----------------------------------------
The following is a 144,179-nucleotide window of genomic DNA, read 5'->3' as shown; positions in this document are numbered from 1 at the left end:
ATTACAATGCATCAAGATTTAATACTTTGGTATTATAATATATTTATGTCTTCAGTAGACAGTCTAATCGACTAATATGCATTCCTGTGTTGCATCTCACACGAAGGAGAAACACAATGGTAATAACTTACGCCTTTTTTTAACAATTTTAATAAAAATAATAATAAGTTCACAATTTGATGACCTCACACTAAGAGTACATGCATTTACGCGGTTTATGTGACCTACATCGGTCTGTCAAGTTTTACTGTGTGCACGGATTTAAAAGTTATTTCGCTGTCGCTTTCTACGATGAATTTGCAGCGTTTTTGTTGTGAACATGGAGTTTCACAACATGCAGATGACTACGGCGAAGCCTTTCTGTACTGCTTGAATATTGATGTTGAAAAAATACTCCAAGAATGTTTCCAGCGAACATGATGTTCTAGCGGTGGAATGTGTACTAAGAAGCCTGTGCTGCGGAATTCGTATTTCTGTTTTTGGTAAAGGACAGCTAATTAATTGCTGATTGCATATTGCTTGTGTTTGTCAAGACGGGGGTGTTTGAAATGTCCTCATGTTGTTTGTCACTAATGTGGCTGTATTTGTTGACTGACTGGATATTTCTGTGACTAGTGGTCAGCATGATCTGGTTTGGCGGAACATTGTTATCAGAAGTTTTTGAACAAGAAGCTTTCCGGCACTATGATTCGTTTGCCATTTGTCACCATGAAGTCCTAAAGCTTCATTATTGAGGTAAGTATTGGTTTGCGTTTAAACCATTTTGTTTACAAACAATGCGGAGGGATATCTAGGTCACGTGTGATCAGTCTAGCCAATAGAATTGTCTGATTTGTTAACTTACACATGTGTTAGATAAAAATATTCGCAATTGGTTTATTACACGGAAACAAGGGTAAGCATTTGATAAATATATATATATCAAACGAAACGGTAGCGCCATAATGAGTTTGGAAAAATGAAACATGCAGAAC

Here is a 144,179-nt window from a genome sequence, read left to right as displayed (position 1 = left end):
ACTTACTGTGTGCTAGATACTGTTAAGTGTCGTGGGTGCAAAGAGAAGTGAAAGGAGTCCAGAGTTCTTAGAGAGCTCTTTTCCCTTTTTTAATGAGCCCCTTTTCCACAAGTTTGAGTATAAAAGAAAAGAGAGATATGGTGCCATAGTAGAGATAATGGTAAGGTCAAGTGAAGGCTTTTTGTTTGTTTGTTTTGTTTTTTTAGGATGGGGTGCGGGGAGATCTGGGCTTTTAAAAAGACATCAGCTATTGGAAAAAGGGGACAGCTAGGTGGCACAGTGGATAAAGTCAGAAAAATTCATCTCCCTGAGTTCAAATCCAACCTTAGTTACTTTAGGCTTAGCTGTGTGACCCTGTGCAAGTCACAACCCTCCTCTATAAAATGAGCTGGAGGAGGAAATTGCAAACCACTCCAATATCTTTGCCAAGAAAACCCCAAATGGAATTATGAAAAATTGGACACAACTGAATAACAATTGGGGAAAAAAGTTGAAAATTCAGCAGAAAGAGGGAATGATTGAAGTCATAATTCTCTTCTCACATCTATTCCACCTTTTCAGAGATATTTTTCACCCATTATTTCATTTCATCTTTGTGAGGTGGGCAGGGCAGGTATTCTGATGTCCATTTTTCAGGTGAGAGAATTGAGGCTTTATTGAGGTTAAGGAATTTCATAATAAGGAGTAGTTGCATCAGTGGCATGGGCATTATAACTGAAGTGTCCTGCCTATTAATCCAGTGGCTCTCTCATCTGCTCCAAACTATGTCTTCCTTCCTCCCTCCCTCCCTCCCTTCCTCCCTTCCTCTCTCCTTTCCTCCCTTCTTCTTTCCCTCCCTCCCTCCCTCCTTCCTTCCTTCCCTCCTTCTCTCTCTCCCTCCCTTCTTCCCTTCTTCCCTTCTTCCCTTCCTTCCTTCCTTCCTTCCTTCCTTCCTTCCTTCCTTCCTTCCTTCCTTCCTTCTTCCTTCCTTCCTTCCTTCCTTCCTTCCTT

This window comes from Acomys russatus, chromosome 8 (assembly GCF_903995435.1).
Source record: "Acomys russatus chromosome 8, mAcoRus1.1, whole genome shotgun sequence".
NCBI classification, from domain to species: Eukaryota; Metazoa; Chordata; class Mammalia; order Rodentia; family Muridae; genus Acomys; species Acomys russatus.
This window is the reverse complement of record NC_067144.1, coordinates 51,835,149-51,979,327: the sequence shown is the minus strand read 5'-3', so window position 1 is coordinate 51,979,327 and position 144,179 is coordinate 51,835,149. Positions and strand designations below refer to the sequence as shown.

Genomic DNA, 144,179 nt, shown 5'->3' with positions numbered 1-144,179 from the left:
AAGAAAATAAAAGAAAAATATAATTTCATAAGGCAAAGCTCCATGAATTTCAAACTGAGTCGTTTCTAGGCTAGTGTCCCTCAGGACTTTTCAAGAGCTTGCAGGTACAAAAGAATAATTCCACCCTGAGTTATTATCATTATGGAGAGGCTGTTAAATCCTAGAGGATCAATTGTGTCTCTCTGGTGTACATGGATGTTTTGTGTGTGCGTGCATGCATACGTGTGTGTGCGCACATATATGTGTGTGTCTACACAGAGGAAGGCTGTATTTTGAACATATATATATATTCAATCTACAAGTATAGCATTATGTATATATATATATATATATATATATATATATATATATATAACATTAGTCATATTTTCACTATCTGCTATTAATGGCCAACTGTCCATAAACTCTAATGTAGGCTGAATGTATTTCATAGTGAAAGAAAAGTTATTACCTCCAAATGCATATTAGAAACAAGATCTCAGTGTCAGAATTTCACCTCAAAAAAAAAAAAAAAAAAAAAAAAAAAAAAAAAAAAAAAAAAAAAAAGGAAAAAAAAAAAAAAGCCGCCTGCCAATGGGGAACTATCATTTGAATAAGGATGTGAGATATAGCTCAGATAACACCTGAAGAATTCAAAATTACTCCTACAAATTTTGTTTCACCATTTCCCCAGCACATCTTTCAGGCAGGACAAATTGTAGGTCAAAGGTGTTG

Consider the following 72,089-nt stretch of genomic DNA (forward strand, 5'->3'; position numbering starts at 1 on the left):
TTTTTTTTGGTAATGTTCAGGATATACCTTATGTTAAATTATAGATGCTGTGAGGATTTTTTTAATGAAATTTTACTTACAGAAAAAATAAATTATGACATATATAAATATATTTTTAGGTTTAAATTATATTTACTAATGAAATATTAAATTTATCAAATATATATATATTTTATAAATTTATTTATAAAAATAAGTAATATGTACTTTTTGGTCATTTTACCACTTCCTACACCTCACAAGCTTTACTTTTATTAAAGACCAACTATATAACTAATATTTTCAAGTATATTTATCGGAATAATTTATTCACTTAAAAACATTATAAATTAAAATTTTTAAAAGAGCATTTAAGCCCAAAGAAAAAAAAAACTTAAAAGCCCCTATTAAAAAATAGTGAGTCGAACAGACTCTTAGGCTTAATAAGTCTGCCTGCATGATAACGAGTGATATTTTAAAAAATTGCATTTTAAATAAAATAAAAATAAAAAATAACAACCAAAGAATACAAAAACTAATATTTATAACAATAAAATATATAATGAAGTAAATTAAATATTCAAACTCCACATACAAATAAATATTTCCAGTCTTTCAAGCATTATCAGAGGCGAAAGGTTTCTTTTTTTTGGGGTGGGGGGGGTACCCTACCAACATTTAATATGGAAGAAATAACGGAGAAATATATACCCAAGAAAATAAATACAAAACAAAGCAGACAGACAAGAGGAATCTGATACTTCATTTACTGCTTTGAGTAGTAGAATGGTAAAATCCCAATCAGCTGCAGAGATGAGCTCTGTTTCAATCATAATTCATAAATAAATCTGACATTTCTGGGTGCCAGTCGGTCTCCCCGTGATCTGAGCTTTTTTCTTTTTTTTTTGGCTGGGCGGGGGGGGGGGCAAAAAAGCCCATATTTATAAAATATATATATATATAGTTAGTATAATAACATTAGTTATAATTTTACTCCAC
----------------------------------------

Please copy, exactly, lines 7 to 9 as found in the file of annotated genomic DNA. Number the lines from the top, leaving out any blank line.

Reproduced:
NCBI classification, from domain to species: Eukaryota; Metazoa; Chordata; class Mammalia; order Rodentia; family Muridae; genus Acomys; species Acomys russatus.
This window is the reverse complement of record NC_067144.1, coordinates 51,835,149-51,979,327: the sequence shown is the minus strand read 5'-3', so window position 1 is coordinate 51,979,327 and position 144,179 is coordinate 51,835,149. Positions and strand designations below refer to the sequence as shown.

Genomic DNA, 144,179 nt, shown 5'->3' with positions numbered 1-144,179 from the left: